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RIP, Burt Reynolds

The news of an 82-year-old Burt Reynolds dying is by no means a shock. Sad. And blog-worthy. But by no means out of the blue. If you’d seen any of his recent movies, you knew he looked frail and was probably 1st & goal near the end zone of life. I caught the trailer for last year’s The Last Movie Star and didn’t want to actually see it. Because I wanted to remember him as he was back in the day. Which is nothing less than the embodiment of an almost extinct species that was known as The American Male.

Burt Reynolds had it all. Looks. Athleticism. Testosterone to spare. A sense of humor. Acting chops. Likeability. The greatest mustache in the history facial hair. And that indefinable quality that you can’t define but you know it when you see it and it just gets your attention and doesn’t let go. He was without question on that short list of guys of whom you can say “Women want to be with him and men want to be him.”

And he made movies for both. He gave nothing less than the best performance by an actor playing and athlete of all time in The Longest Yard (We will not discuss the Adam Sandler version, the most unnecessary reboot ever done because Reynold’s version is not only not dated, it is still perfect.) as Paul Crewe. Ball breaking, 69 jokes and all:

Not to mention playing Billy Clyde Puckett in Semi-Tough. And the reason he was so convincing as a football player is that he was a football player. At Florida State, no less.

He knew how to make mass appeal movies for wide audiences, tapping into that great American archetype, the Good Looking Rebel Who Plays By His Own Rules and Drives the Authorities Fucking Nuts and Then Gets the Girl, from the Smokey and the Bandit movies to the Cannonball Run movies to Stroker Ace.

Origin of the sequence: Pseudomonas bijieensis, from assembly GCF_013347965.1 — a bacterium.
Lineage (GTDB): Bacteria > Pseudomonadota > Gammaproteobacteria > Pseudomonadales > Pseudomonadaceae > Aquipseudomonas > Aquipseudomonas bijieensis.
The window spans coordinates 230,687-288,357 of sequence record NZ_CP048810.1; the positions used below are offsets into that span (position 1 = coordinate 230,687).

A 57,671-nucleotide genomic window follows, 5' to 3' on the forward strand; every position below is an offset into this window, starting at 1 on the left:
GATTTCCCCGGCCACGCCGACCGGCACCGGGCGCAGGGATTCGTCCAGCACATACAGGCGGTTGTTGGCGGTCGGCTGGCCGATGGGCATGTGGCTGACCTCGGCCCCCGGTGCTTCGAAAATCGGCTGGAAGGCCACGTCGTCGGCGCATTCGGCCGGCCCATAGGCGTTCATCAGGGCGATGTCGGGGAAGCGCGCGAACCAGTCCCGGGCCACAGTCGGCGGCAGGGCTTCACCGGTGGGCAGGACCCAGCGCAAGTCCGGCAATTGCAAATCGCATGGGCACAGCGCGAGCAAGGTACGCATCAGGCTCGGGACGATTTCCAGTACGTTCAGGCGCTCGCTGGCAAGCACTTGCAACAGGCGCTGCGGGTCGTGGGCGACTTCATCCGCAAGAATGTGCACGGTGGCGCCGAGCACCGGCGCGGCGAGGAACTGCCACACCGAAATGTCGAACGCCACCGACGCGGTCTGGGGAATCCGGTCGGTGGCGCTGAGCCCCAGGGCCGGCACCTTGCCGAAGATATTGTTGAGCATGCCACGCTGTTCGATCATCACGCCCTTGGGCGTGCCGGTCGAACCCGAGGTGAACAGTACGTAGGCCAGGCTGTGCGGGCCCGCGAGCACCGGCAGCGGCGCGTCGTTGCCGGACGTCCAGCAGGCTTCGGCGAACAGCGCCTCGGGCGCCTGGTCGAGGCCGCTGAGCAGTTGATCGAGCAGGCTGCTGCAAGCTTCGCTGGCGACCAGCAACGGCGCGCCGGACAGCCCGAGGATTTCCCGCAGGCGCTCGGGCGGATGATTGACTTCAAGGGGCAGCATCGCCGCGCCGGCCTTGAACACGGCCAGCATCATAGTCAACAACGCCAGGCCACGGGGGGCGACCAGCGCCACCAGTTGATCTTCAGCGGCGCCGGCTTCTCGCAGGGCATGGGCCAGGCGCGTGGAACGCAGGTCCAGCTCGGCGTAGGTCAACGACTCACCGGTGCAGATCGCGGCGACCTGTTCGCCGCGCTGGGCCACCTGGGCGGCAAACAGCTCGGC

And while popcorn movies like those are much more my thing, to me he was never better than in the gritty, horrifying and timeless Deliverance. As the one guy in a group of buddies who go on a canoe trip in hillbilly (shudder) country who knows how to handle himself in survival situations. Reynolds put on a master class of action/adventure acting.

Of course, if you’re under the age of … oh, say … me, you’ll remember him most as the porn producer in Boogie Nights, which rebooted his career and got him well deserved Oscar nomination.

And while Reynolds is in his grave, I won’t go to mine without mentioning the classic Burt Norm MacDonald turned into a recurring character on SNL. Which wasn’t really an impression and ultimately made no sense, but was never not goddamned hysterical.

RIP, Turd Ferguson. And godspeed to the late, great Burt Reynolds. As the rich chick he was doing in Longest Yard called him, The All American Son of a Bitch.